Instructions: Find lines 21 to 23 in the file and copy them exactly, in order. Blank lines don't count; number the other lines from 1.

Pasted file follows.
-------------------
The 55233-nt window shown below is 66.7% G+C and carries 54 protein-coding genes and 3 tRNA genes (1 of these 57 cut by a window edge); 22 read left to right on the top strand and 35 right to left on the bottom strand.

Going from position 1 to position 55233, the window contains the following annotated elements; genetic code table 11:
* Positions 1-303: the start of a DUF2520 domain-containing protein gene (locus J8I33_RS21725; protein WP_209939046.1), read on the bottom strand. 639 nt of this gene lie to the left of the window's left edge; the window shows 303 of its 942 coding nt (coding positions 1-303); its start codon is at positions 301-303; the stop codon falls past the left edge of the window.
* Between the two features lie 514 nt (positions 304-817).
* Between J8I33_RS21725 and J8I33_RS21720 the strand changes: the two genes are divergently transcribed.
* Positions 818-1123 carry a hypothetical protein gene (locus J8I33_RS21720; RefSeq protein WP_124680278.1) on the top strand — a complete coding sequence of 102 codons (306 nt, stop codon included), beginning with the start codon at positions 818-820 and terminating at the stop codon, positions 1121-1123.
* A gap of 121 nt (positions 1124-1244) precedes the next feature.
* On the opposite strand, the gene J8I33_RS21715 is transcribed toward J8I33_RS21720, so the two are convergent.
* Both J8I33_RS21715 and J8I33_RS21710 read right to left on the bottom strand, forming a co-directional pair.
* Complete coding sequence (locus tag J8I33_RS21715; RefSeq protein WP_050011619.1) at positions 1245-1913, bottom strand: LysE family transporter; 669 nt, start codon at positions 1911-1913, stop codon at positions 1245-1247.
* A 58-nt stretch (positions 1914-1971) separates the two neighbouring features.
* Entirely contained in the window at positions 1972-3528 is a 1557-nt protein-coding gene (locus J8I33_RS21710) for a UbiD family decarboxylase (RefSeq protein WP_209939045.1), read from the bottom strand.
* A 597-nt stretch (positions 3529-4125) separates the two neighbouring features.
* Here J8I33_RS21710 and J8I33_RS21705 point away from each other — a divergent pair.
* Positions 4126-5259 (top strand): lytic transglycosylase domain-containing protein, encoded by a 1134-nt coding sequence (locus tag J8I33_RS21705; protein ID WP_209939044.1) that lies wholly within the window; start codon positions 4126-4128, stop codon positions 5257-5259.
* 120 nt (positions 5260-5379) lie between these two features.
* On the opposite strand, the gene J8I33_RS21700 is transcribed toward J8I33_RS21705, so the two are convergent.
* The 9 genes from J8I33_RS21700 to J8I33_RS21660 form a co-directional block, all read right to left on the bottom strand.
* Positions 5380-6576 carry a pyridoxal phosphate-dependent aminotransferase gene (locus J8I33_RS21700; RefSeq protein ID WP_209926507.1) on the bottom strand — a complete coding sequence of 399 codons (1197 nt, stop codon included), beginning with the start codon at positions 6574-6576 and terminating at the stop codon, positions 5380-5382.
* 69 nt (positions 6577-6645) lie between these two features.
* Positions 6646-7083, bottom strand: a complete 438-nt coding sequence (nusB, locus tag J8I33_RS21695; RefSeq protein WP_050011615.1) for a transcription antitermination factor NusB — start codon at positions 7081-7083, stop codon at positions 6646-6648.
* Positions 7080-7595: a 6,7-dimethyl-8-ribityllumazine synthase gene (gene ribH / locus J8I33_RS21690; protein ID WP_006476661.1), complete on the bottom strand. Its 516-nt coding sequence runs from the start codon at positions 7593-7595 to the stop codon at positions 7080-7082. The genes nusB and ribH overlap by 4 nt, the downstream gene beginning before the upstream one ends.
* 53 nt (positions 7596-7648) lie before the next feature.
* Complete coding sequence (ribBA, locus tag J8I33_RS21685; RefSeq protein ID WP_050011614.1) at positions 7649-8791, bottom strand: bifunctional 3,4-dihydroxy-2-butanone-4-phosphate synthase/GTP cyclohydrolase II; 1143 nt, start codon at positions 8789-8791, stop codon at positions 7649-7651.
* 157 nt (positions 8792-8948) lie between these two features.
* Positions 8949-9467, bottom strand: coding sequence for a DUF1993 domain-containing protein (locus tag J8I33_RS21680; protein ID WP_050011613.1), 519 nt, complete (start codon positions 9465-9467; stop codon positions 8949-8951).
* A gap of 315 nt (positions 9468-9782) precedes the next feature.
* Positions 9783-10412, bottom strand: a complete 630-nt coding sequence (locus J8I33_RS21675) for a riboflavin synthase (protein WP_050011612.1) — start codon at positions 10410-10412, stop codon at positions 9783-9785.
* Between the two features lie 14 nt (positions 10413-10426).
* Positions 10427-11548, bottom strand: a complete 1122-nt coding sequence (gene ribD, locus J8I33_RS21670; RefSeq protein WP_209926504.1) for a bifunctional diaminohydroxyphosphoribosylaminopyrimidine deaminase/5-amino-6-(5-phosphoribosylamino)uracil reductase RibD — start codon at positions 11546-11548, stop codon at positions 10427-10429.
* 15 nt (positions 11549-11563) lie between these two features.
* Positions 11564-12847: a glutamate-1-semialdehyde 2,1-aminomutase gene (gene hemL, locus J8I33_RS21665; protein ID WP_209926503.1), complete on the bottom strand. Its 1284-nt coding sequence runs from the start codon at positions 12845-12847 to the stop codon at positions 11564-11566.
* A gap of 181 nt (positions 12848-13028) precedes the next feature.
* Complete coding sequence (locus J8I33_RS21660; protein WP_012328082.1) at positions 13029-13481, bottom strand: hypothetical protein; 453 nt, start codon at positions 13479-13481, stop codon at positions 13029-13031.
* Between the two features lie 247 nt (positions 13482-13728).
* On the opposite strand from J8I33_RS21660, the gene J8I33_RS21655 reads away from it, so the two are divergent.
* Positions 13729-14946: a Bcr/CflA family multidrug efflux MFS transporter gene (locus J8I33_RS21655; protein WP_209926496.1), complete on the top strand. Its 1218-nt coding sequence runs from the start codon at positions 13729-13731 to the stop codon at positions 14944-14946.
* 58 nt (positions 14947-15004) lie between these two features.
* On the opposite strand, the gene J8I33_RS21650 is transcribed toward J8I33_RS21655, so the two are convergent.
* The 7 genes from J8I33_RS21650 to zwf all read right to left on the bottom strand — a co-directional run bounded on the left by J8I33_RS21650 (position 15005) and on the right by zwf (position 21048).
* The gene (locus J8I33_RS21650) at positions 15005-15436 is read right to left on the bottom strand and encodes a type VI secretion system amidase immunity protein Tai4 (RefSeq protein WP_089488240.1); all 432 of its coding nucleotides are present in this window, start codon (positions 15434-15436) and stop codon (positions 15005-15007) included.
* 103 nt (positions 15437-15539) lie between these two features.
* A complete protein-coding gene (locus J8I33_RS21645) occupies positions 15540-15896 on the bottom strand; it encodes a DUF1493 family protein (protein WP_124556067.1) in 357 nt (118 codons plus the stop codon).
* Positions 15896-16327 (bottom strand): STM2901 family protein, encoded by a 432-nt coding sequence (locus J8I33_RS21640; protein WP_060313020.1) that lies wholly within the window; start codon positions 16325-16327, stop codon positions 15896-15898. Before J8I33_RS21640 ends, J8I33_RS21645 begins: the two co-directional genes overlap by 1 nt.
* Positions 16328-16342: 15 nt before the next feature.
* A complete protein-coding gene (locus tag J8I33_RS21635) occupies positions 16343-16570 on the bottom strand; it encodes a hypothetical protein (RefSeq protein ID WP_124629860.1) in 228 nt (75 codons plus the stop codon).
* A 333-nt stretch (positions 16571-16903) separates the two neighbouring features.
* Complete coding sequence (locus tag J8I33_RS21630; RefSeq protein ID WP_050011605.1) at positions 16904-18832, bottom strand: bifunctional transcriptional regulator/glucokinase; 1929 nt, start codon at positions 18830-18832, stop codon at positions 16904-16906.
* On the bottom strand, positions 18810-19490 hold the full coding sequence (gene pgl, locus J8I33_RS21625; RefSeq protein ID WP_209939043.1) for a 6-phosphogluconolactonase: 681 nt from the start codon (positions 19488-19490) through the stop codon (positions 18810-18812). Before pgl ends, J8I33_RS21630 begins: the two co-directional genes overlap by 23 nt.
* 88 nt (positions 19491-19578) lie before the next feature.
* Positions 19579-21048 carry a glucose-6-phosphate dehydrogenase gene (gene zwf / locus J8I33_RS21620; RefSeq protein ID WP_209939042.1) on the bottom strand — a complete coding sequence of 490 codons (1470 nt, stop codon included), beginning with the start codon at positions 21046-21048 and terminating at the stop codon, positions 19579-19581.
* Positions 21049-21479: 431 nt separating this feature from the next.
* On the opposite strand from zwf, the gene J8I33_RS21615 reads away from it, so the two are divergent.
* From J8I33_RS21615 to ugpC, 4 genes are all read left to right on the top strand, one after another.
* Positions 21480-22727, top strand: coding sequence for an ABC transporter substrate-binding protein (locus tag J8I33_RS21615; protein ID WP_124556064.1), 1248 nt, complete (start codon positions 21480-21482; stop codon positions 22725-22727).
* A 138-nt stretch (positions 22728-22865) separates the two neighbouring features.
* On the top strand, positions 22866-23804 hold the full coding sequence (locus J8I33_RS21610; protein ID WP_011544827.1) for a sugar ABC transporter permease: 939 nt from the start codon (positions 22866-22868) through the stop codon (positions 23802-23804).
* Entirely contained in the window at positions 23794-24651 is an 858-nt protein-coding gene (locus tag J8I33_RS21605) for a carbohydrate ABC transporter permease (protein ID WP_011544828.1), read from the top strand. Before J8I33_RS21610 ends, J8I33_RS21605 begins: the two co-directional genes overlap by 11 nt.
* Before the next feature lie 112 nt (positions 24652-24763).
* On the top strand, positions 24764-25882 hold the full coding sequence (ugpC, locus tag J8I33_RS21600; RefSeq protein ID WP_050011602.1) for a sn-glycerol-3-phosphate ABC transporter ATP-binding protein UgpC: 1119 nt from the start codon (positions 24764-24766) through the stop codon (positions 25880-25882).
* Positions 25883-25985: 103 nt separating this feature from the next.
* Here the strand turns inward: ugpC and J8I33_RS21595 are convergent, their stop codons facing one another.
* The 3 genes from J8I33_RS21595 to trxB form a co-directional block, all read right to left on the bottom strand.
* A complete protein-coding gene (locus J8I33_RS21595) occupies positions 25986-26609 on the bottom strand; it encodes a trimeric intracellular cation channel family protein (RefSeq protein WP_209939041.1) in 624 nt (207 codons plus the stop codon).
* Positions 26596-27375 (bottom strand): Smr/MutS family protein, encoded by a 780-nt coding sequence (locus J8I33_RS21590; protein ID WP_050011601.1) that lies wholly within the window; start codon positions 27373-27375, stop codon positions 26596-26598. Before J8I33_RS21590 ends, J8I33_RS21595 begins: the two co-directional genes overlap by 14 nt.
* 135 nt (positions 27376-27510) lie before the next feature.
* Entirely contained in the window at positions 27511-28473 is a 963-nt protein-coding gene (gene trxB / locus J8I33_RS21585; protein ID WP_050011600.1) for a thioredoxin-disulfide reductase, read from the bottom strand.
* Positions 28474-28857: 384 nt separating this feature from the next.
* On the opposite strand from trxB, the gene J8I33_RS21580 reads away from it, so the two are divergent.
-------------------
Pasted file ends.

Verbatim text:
* Positions 6646-7083, bottom strand: a complete 438-nt coding sequence (nusB, locus tag J8I33_RS21695; RefSeq protein WP_050011615.1) for a transcription antitermination factor NusB — start codon at positions 7081-7083, stop codon at positions 6646-6648.
* Positions 7080-7595: a 6,7-dimethyl-8-ribityllumazine synthase gene (gene ribH / locus J8I33_RS21690; protein ID WP_006476661.1), complete on the bottom strand. Its 516-nt coding sequence runs from the start codon at positions 7593-7595 to the stop codon at positions 7080-7082. The genes nusB and ribH overlap by 4 nt, the downstream gene beginning before the upstream one ends.
* 53 nt (positions 7596-7648) lie before the next feature.